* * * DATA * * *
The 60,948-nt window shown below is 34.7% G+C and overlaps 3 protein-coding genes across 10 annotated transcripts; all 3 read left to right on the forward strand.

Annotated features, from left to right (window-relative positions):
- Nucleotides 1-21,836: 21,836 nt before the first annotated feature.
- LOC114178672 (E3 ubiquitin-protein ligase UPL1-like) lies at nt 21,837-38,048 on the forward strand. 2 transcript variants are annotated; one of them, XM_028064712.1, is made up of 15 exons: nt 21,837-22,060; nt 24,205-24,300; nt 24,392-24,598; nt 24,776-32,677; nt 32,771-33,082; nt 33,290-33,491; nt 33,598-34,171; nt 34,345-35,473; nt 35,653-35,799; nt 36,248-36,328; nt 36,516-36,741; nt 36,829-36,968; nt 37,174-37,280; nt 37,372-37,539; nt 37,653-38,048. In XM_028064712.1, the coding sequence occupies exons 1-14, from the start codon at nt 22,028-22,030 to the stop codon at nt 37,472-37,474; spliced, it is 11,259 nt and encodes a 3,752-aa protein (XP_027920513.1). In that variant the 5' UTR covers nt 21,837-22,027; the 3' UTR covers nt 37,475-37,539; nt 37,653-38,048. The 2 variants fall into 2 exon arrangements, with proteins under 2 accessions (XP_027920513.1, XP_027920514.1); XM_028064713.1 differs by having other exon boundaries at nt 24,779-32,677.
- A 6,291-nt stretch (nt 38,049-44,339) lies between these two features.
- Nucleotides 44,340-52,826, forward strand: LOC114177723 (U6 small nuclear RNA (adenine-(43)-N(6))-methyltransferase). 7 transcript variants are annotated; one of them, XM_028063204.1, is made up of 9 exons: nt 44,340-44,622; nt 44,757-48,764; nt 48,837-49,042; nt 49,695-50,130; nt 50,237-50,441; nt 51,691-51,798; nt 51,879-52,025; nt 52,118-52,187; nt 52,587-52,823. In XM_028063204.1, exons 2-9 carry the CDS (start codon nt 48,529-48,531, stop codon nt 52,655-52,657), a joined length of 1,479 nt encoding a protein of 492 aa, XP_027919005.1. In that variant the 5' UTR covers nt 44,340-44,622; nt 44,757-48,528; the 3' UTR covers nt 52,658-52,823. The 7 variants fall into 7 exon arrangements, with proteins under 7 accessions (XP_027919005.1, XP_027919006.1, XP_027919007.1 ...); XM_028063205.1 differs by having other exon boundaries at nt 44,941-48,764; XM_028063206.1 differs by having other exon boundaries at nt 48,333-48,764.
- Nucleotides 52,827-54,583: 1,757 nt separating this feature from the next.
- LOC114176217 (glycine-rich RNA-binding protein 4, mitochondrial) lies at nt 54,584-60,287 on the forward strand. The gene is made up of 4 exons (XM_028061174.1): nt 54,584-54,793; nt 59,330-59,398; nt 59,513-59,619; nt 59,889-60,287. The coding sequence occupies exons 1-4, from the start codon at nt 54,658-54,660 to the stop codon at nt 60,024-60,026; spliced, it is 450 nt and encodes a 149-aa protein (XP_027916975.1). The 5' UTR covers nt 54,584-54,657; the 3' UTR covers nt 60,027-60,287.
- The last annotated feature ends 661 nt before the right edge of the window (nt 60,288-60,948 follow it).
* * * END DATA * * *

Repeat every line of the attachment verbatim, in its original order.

The 60,948-nt window shown below is 34.7% G+C and overlaps 3 protein-coding genes across 10 annotated transcripts; all 3 read left to right on the forward strand.

Annotated features, from left to right (window-relative positions):
- Nucleotides 1-21,836: 21,836 nt before the first annotated feature.
- LOC114178672 (E3 ubiquitin-protein ligase UPL1-like) lies at nt 21,837-38,048 on the forward strand. 2 transcript variants are annotated; one of them, XM_028064712.1, is made up of 15 exons: nt 21,837-22,060; nt 24,205-24,300; nt 24,392-24,598; nt 24,776-32,677; nt 32,771-33,082; nt 33,290-33,491; nt 33,598-34,171; nt 34,345-35,473; nt 35,653-35,799; nt 36,248-36,328; nt 36,516-36,741; nt 36,829-36,968; nt 37,174-37,280; nt 37,372-37,539; nt 37,653-38,048. In XM_028064712.1, the coding sequence occupies exons 1-14, from the start codon at nt 22,028-22,030 to the stop codon at nt 37,472-37,474; spliced, it is 11,259 nt and encodes a 3,752-aa protein (XP_027920513.1). In that variant the 5' UTR covers nt 21,837-22,027; the 3' UTR covers nt 37,475-37,539; nt 37,653-38,048. The 2 variants fall into 2 exon arrangements, with proteins under 2 accessions (XP_027920513.1, XP_027920514.1); XM_028064713.1 differs by having other exon boundaries at nt 24,779-32,677.
- A 6,291-nt stretch (nt 38,049-44,339) lies between these two features.
- Nucleotides 44,340-52,826, forward strand: LOC114177723 (U6 small nuclear RNA (adenine-(43)-N(6))-methyltransferase). 7 transcript variants are annotated; one of them, XM_028063204.1, is made up of 9 exons: nt 44,340-44,622; nt 44,757-48,764; nt 48,837-49,042; nt 49,695-50,130; nt 50,237-50,441; nt 51,691-51,798; nt 51,879-52,025; nt 52,118-52,187; nt 52,587-52,823. In XM_028063204.1, exons 2-9 carry the CDS (start codon nt 48,529-48,531, stop codon nt 52,655-52,657), a joined length of 1,479 nt encoding a protein of 492 aa, XP_027919005.1. In that variant the 5' UTR covers nt 44,340-44,622; nt 44,757-48,528; the 3' UTR covers nt 52,658-52,823. The 7 variants fall into 7 exon arrangements, with proteins under 7 accessions (XP_027919005.1, XP_027919006.1, XP_027919007.1 ...); XM_028063205.1 differs by having other exon boundaries at nt 44,941-48,764; XM_028063206.1 differs by having other exon boundaries at nt 48,333-48,764.
- Nucleotides 52,827-54,583: 1,757 nt separating this feature from the next.
- LOC114176217 (glycine-rich RNA-binding protein 4, mitochondrial) lies at nt 54,584-60,287 on the forward strand. The gene is made up of 4 exons (XM_028061174.1): nt 54,584-54,793; nt 59,330-59,398; nt 59,513-59,619; nt 59,889-60,287. The coding sequence occupies exons 1-4, from the start codon at nt 54,658-54,660 to the stop codon at nt 60,024-60,026; spliced, it is 450 nt and encodes a 149-aa protein (XP_027916975.1). The 5' UTR covers nt 54,584-54,657; the 3' UTR covers nt 60,027-60,287.
- The last annotated feature ends 661 nt before the right edge of the window (nt 60,288-60,948 follow it).